It was, by all accounts, a meteorologically dreary weekend, with rain that started sometime Friday and lasting through the duration, but it was nevertheless enjoyable. I took in my first movie in the theaters in months, and managed to get a number of miscellaneous items completed (as I’ve always got some side hustles going, I was able to dedicate some time to them, though I still need to work on editing my collection of Inspector Gerard stories).
Besides seeing friends and loved ones, though, I try to use these days to take care of routine maintenance—on the house, on my cars, whatever the case might be. Lately I’ve been borderline fanatical about organization, particularly keeping my desk at home tidy, various writing utensils and calendars at the ready when needed.
This weekend, though, I dedicated several hours to reviving my long lost love: my busted up 2006 Dodge Caravan.
It’s a life-changing act of generosity, and the kind of thing that always seems to be attached to Chick-fil-A. It’s amazing how an overtly Christian establishment with a strong commitment to quality and good treatment breeds more of the same. I needn’t list the many examples of Chick-fil-A employees doing good things—we’ve all heard dozens of such stories already.
“Nothing in life is certain except death and taxes,” the old saying goes. But we are also born, those of us fortunate enough not to fall prey to the abortion industry. Today marks my thirty-fifth birthday. I celebrated by paying $162.57 in vehicle property taxes to Darlington County, South Carolina.
Yesterday, I purchased a new vehicle, my first new car in thirteen-and-a-half years, and only the third I’ve ever owned. It’s a 2017 Nissan Versa Note SV. The other two were a 1988 Buick Park Avenue Electra, which I bought from my older brother for $800, after my grandparents gave it to him one year, and a 2006 Dodge Caravan, which those same grandparents gave to me as a college graduation gift (after the Buick was totaled when a lady ran a yield sign and smashed into me).
The Buick is long gone, but I kept the Dodge. I figure it’s worth more to me as stuff-hauler than I would have gotten in trade-in value. Of course, that means maintaining insurance on both vehicles, and paying taxes on each.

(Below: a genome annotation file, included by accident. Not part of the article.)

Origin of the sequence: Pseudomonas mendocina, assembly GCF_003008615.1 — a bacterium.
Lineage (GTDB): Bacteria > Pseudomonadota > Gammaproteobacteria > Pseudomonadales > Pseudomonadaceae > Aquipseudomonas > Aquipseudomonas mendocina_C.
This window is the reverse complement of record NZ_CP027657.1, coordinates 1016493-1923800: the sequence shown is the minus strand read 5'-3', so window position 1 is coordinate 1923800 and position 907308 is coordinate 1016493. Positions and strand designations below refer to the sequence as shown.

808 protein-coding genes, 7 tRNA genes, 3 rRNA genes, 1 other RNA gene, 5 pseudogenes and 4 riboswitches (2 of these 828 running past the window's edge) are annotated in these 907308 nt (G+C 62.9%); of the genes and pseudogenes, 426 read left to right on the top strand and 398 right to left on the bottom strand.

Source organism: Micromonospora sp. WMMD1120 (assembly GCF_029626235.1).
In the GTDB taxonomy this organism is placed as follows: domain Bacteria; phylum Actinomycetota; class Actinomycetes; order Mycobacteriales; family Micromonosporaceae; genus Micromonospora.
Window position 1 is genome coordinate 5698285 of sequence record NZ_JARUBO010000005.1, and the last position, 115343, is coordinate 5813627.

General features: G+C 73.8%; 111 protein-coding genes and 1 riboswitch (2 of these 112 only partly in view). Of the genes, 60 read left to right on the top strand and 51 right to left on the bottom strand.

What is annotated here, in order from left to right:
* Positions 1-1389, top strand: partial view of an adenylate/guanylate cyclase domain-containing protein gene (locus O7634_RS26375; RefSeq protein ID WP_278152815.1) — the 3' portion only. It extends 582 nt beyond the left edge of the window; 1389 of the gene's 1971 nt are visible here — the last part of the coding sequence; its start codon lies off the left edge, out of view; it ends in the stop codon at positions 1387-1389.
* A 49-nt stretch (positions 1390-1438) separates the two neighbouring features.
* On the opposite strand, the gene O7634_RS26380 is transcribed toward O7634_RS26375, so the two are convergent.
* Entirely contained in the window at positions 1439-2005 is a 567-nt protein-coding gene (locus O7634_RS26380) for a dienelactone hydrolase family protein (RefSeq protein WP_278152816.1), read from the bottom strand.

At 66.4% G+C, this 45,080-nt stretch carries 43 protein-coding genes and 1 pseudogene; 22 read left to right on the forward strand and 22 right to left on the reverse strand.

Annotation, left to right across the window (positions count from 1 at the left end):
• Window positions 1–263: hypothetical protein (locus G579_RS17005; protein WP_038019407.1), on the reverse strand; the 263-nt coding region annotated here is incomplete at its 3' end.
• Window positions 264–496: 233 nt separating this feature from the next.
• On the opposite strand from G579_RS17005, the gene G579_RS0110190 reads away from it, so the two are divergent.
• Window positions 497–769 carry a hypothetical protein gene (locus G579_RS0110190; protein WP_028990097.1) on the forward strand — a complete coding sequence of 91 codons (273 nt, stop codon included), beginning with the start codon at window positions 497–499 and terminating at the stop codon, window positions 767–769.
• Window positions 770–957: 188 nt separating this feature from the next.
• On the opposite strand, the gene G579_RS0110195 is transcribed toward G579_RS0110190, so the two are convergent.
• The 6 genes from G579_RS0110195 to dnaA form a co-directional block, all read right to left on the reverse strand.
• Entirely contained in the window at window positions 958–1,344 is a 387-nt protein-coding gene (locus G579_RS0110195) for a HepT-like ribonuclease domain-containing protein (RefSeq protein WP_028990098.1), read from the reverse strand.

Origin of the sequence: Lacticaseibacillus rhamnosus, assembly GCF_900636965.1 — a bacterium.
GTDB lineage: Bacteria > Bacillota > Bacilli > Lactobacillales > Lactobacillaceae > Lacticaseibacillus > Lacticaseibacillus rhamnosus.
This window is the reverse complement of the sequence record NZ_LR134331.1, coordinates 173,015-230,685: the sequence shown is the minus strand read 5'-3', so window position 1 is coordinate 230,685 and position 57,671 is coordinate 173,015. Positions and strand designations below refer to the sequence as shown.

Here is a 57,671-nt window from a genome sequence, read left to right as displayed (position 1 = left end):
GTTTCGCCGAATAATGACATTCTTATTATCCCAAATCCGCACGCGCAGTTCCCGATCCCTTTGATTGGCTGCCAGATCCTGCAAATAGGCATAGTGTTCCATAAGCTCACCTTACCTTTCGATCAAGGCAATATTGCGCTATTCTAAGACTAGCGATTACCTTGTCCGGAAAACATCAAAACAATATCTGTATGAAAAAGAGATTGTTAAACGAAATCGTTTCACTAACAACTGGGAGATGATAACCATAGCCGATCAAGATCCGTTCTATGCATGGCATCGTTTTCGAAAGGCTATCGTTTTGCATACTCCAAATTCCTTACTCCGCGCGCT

Last week, troubled electric automaker Tesla announced Elon Musk’s latest brainchild, the Cybertruck. The Cybertruck—the name of which I am sure is meant to evoke the dystopian sci-fi genre cyperpunk—features a rolled steel and titanium exoskeleton that looks like a Nintendo 64 polygonal rendering of an automobile.
It’s unorthodox design aside, I honestly can’t make up my mind on whether or not I like this vehicle. Last week I lamented the new electric Mustang, not because it is electric, but because it’s a hatchback. The title of that piece was “New Mustang is a Sign of the Times,” and my point was that everything awesome seems to be deteriorating.
Does the Tesla Cybertruck fit that trend? Is it a horrible monstrosity? Or is it a daringly original vehicle?
Electric cars are fine, although environuts shouldn’t delude themselves that driving these battery-powered vehicles are saving the environment (it’s pedantic to point out, but batteries require a great deal of mining to get the metals necessary to build them, and the electricity to charge them comes from coal-, oil-, and nuclear-power, so it’s not like you’re truly making an end-run around fossil fuels). But a Ford Mustang shouldn’t be an electric car; at least, it shouldn’t be one that looks like this iteration.